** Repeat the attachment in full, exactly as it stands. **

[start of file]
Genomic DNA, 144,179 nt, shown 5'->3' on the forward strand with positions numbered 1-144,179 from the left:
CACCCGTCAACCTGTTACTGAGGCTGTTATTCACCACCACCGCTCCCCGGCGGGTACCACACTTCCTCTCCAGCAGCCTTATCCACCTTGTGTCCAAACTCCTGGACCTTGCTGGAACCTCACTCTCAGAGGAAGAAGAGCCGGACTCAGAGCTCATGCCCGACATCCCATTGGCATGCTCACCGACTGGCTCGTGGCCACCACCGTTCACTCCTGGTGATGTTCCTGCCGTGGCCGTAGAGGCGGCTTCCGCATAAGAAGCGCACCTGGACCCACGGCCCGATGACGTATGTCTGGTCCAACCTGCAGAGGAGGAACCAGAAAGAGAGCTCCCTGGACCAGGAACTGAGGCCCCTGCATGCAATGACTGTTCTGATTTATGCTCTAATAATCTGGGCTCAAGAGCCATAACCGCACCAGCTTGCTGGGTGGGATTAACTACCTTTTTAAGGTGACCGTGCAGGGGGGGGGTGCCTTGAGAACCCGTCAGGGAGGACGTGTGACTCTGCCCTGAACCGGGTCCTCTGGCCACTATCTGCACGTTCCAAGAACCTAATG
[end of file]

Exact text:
Genomic DNA, 144,179 nt, shown 5'->3' on the forward strand with positions numbered 1-144,179 from the left:
CACCCGTCAACCTGTTACTGAGGCTGTTATTCACCACCACCGCTCCCCGGCGGGTACCACACTTCCTCTCCAGCAGCCTTATCCACCTTGTGTCCAAACTCCTGGACCTTGCTGGAACCTCACTCTCAGAGGAAGAAGAGCCGGACTCAGAGCTCATGCCCGACATCCCATTGGCATGCTCACCGACTGGCTCGTGGCCACCACCGTTCACTCCTGGTGATGTTCCTGCCGTGGCCGTAGAGGCGGCTTCCGCATAAGAAGCGCACCTGGACCCACGGCCCGATGACGTATGTCTGGTCCAACCTGCAGAGGAGGAACCAGAAAGAGAGCTCCCTGGACCAGGAACTGAGGCCCCTGCATGCAATGACTGTTCTGATTTATGCTCTAATAATCTGGGCTCAAGAGCCATAACCGCACCAGCTTGCTGGGTGGGATTAACTACCTTTTTAAGGTGACCGTGCAGGGGGGGGGTGCCTTGAGAACCCGTCAGGGAGGACGTGTGACTCTGCCCTGAACCGGGTCCTCTGGCCACTATCTGCACGTTCCAAGAACCTAATG